Why is this piece important to you?

This piece is important to me because it shows both sides of the coin of being a Black man. Sometimes we live in the world of street smarts, hood politics, and African American Vernacular English. And other times, we live in a world of sophistication, limited freedom, education, and professionalism. But overall, we are expected to be Black men, and we aren’t always given the freedom to smile or be sensitive. I wanted these photos to showcase the fact that we are allowed  to be happy, we are allowed have emotions, and we are allowed to be free.

 

 

Humans of Dancehall – Shane LaTouche

 

  Tell us about this piece.

This piece is a part of my online gallery and social photography project called “Humans of Dancehall”. It features a friend of my who was also heavily influenced by the choreography-side of the Dancehall culture. The project “Humans of Dancehall” is based on “Humans of New York” and features interviews with the people of the Dancehall world. I interview Dancehall dancers, DJs, artists, personalities, managers and more and aim to tell their stories through significant quotes from their interviews. You can view more pieces from this project here: www.instagram.com/humansofdancehall

How has your experience been in your faculty?

Loving Dancehall music in university has been an interesting experience. I’m not always welcomed with people who are familiar with Dancehall due to a decline in media coverage of the genre. I grew up in the Toronto Dancehall scene between 2000-2010 when it was at it the pinnacle of its popularity, and I was able to really absorb how rich the Dancehall culture was during this time. Going into 1st year in 2010, I witnessed a slowing down in the production of Dancehall music and most of my classmates didn’t seem to understand or care about what was happening with Dancehall. In fact, many of them viewed the music and the culture as something negative, vulgar, degrading, and “ghetto”, all in partial fault of the videos on social media and the lyrical content of the songs. It became somewhat difficult to bring such an aspect of myself into Ryerson, but now, as a graduate student, I see how the value in exploring such an expansive and culturally rich genre.

 

 

Why is this piece important to you?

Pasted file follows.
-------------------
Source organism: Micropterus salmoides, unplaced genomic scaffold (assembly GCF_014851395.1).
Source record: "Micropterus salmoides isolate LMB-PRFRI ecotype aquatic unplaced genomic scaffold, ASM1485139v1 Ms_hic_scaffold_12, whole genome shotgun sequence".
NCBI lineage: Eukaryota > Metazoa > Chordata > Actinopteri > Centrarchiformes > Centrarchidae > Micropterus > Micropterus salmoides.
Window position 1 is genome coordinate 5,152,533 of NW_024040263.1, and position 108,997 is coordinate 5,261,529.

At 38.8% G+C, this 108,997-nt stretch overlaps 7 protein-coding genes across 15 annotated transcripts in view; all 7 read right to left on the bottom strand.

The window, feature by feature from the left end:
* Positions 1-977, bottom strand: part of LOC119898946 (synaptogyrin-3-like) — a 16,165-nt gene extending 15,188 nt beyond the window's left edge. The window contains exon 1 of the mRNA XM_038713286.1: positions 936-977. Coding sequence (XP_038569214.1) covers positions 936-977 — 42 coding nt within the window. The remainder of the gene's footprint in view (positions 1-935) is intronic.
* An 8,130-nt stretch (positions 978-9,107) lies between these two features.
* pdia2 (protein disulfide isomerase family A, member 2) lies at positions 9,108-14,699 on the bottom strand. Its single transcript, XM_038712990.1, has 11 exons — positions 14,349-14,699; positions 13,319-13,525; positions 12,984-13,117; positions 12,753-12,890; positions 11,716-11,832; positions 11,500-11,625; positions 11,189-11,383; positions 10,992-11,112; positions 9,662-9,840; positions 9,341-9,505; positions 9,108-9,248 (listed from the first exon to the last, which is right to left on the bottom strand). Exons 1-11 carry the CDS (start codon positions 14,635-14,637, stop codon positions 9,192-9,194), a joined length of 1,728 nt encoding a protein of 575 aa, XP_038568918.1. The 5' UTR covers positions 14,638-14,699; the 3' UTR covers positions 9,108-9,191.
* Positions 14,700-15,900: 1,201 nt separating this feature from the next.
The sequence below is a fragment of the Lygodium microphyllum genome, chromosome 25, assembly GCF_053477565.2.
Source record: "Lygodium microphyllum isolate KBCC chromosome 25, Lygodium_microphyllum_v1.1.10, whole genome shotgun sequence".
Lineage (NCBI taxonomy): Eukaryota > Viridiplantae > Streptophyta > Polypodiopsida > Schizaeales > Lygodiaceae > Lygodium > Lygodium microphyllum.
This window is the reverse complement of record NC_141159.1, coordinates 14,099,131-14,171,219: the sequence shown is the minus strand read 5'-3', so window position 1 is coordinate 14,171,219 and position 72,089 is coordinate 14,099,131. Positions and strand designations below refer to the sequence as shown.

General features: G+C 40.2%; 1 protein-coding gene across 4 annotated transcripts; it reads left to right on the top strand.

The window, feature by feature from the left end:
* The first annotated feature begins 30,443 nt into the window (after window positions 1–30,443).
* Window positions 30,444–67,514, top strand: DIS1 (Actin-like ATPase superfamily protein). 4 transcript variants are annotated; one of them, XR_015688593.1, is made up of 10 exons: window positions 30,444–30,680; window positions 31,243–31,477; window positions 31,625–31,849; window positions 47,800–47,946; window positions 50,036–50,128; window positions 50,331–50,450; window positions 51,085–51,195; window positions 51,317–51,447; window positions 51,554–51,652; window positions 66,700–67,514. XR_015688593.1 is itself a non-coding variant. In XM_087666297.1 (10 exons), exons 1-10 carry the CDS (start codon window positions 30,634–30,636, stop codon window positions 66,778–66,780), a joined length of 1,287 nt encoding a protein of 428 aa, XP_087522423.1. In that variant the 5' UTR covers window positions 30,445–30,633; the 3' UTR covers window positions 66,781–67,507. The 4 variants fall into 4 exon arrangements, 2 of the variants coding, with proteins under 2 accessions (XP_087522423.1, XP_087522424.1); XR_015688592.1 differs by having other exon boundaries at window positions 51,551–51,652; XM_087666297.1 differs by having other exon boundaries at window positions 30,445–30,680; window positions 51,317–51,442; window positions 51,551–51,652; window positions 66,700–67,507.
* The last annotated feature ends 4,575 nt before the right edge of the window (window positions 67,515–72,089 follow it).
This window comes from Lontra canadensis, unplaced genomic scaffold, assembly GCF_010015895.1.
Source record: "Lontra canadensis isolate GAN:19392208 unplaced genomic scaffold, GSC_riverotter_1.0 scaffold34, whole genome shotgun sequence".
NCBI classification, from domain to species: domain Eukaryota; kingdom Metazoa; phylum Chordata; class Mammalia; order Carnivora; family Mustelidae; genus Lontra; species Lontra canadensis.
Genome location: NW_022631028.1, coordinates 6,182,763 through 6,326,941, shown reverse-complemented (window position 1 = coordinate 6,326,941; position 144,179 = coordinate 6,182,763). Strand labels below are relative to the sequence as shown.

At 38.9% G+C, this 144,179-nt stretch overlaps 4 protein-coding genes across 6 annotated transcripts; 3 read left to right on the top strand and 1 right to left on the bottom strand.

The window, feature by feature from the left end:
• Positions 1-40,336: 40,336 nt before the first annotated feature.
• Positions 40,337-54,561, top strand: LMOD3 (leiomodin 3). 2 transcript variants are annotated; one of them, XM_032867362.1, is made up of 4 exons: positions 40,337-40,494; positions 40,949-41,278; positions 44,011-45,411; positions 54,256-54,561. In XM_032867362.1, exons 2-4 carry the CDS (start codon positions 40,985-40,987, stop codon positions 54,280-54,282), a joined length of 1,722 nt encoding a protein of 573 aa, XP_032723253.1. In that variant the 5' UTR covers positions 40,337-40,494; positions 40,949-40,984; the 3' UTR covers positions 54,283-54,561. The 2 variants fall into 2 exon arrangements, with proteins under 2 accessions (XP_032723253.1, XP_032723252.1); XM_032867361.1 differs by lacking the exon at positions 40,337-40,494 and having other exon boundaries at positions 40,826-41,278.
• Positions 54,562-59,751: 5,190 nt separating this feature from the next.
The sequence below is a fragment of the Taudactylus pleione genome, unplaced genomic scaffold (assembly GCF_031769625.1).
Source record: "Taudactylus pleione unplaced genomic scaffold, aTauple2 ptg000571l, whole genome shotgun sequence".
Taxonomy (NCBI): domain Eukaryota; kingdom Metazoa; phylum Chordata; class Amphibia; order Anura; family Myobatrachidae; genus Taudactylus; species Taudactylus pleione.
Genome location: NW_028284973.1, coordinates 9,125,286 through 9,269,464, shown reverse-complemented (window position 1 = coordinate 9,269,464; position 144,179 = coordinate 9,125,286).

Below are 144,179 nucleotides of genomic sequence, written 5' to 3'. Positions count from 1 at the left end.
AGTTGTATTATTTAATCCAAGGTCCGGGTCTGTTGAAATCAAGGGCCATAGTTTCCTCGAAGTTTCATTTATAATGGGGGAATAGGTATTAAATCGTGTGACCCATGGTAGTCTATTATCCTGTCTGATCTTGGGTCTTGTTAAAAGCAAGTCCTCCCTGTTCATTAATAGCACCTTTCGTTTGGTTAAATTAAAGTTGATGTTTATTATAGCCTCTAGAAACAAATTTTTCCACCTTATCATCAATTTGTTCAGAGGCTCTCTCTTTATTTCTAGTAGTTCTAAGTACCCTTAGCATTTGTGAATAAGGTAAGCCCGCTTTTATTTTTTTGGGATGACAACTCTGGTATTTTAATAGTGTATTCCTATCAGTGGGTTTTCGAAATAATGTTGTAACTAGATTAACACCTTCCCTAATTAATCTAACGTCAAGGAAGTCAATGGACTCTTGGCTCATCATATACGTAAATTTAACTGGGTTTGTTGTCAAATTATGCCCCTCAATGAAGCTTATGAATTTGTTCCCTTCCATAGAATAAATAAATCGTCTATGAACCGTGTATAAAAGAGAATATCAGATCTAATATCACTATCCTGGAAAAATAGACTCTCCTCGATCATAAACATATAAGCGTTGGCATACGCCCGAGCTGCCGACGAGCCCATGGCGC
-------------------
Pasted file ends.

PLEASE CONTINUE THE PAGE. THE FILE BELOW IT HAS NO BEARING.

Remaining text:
This piece is important to me because as a kid who grew up loving Dancehall, I witnessed both the evolution of the genre and the decline in plays. And now, I am currently witnessing the resurgence of Dancehall music in various new forms from new, non-Jamaican artists. But I also think it’s important to both acknowledge and respect both the people and the place from where the original sound and culture came from, Jamaica.

 

 

Excerpts from Boy With the Blue Heart

 

Tell us about this piece.

These are some excerpts from a poetry book that I am currently in the process of writing. They express my experiences with depression, love, and other real life struggles, giving form to my both my thoughts and raw emotions.

 

 How has your experience been in your faculty?

Over the course of my undergraduate education at Ryerson (2010-2014) I was unknowingly battling depression. I had no idea what was going on with myself and I wasn’t given a diagnosis until 2014 when I finally went to see a doctor after a dramatic weight-loss of 50 pounds within a very short period of time. I never understood how severe my depression was until it started affecting my relationships and everyday life. And to think that I was dealing with this throughout my education made me realize that I had never had these important conversations about mental health while in school. And I most certainly did not talk about them at home. But it also makes me think that if I had an understanding of what mental illness is and what it means to be depressed, I may have been able to seek help sooner. These conversations need to be held, and they are especially essential for people of colour who face these battles everyday.

  

Why is this piece important to me?

These poems in particular are important to me because I believe that I am not the only one who has experienced the thoughts and emotions that I address here. I feel like communication is so important in addressing mental illness and it’s also important to be open, and to not just talk, but to listen. There are those of us who suffer in silence with mental illness and I want these students and people to know that they are not alone, that they can get better, and that this isn’t it… that there actually is a light at the end of the tunnel.